Misspraxic abroad: emotions and preparations

Guten Abend! As promised, I am updating you all on what I have been doing to prepare for my upcoming travels abroad (a compulsory part of my Modern Languages degree).

Since I last posted, I have spent time with friends and family before saying a temporary goodbye. In just a few days I will be flying to Frankfurt Airport, and making my way to Heidelberg. Where’s that? It’s here:

4944-heidelberg-locator-map

I’m very fortunate to be taking part in a month-long summer school! I hope the intensive grammar classes are going to improve my confidence and fluency in German.

On the one hand, I feel very positive about what is coming: independence, new places, people, experiences… I am excited to return to Germany, to hear my favourite language spoken again. There will be the opportunity for trips to local tourist attractions and destinations further afield at the weekends, which should be a great break from the studying!

In the lengthy build-up to going abroad, however (and I know I’m not alone in feeling like this), the past few months and weeks have been filled with moments of unease and apprehension. Particularly in light of recent and tragic world events, my angst about spending the year out of my comfort zone has been understandably exasperated.

The administrative aspects of organising a year abroad also represent a challenge for any student, not least a dyspraxic student. For those with slower eye-tracking and visual processing, all the form-filling, signature-signing, and document-scanning required for my placements can be overwhelming.

If you don’t believe me, here’s a photo to prove the pickle I was in today with all my paperwork:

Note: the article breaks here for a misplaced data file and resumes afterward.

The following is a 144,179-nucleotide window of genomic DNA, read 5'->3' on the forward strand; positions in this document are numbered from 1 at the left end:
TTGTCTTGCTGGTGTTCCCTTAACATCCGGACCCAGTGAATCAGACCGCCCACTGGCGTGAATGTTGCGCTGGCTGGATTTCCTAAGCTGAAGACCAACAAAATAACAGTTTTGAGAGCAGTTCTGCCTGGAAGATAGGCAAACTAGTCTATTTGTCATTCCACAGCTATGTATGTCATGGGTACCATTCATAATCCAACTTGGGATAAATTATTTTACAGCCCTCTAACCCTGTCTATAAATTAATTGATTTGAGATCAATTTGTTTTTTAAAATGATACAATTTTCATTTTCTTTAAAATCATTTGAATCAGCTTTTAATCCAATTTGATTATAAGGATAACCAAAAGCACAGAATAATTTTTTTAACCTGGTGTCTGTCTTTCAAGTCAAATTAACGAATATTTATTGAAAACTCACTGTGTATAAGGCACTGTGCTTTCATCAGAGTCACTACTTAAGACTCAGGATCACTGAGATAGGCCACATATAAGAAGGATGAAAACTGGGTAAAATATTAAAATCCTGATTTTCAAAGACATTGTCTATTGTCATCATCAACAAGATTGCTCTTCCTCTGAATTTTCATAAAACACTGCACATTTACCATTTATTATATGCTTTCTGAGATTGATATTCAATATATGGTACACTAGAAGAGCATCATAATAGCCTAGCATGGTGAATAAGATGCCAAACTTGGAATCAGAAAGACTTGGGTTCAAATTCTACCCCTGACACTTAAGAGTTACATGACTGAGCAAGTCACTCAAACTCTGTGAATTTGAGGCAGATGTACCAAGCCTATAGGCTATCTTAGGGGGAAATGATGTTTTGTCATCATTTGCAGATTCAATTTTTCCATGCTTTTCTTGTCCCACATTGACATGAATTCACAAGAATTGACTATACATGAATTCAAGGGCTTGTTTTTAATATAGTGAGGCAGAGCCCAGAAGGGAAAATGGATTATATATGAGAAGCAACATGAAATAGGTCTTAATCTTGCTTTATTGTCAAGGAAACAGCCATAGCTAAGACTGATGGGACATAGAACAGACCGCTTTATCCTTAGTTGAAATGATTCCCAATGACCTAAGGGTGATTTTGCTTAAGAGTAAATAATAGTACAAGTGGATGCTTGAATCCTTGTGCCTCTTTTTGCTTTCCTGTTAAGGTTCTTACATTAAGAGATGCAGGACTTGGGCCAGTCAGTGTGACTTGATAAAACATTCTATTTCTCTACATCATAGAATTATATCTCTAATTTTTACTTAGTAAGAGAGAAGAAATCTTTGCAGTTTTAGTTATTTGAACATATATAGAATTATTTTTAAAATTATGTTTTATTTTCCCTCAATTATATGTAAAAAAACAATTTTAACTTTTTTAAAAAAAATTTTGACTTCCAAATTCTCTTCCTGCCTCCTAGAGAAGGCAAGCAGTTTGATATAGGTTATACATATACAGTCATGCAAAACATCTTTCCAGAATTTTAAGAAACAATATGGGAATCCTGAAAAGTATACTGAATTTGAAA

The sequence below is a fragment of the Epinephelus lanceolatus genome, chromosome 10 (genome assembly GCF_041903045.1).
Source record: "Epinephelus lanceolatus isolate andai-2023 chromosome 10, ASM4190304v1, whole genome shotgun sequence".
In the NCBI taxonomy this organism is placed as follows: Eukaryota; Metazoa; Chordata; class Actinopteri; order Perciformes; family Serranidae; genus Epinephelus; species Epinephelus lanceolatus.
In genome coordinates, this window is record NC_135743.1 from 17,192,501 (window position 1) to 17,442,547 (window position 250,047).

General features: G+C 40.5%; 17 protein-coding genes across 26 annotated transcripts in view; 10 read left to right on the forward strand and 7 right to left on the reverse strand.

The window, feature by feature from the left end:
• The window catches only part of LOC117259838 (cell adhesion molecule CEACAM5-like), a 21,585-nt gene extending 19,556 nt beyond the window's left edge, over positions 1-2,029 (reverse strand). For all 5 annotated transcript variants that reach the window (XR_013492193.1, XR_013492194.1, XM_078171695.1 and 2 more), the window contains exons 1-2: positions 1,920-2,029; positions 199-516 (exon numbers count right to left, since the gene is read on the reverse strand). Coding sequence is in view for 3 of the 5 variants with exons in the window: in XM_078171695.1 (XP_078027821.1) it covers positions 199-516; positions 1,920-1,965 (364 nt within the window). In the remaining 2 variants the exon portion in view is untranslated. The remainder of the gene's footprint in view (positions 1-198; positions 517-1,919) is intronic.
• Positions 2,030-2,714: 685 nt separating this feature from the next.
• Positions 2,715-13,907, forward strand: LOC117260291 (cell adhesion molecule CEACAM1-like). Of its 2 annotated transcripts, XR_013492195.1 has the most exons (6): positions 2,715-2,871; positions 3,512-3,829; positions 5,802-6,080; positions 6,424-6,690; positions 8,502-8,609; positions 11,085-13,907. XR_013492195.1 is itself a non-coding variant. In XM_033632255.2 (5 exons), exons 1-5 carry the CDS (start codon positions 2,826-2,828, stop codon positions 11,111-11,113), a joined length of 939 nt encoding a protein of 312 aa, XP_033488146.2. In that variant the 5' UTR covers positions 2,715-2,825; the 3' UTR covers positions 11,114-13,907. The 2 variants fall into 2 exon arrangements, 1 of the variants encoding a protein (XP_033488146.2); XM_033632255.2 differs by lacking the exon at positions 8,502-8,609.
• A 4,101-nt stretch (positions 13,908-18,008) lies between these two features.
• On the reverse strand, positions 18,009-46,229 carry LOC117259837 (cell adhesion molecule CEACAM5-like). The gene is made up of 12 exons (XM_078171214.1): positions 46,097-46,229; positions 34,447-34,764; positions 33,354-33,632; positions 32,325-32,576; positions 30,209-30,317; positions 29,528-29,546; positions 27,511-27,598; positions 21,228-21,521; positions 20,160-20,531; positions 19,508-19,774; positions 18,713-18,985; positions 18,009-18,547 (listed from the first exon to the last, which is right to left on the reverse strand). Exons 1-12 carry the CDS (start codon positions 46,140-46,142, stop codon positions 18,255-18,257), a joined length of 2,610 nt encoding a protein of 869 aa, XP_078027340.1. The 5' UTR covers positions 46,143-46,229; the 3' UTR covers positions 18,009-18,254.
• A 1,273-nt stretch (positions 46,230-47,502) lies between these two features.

paperwork

But the good news is that it’s manageable and well worth the effort – if I can do it, of course other dyspraxic students can too!

My advice?

1. Seek support from your university. Make use of any contacts you might have. Can your study skills tutor help you put together placement applications, or help keep track of important dates?

2. Start planning early. It sounds easy, but when you’re in December, June can feel a year away. By applying early (and securing back-up options in case plans fall through last minute) you can help to ease the uncertainty involved.

3. Make a checklist – and cross tasks off as you go. (e.g. travel booked? Insurance? Finance? Erasmus+ grant?

I’m going back to the packing and paperwork, and will check in again once I have settled into Heidelberg.

Wish me Glück!

misspraxic

 

 

 

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Misspraxic… going abroad for third year

Once again, I took a break from blogging since being at University for the second year of my degree. I naturally get very distracted, so although I started writing many blog posts many times, and had some great ideas, none of them actually made it to being published!

To update everyone, my second year of university has been another challenging year with ups and downs, but I have successfully completed the year.

Whilst I still may not be the most confident cook (I won’t go into details about the day I managed to set fire to the kitchen towel), my culinary skills have developed considerably since my first year, when I was in catered accommodated. It wasn’t always easy, but the self-catered accommodation in my second year really helped my organisational skills to flourish.

Most importantly, I feel another year wiser, more confident, and happier.

A big reason for the need to develop those aforementioned dreaded organisational skills, memory-processing, time-management, forward-planning, logical thinking etc. (all things that don’t, unfortunately, necessarily come with ease for the dyspraxic student) is my impending year abroad.

dyspraxia

For those who don’t know, I am required to spend a year out of the UK. As a student of French and German, I have to spend at least four months in a country where the respective language is spoken. On July 30th (yes, less than two weeks away now!) I will fly to Frankfurt, to spend seven months in Germany.

I intend to blog as regularly as possible from now on, as I will have more to talk about (and less time to worry about whether my posts are coherent or grammatically correct!) I hope that in blogging about the year abroad, and all the challenges/fun/learning experiences that go along with it, I can help provide some reassurance and motivation to fellow students with dyspraxia who may be contemplating a year abroad.

In the coming week or two, I want to update you all on the logistic/organisational challenges of planning a year abroad with dyspraxia, the emotions I feel before leaving, and details of my preparations.

Bis bald (“see you soon” in German)!

misspraxic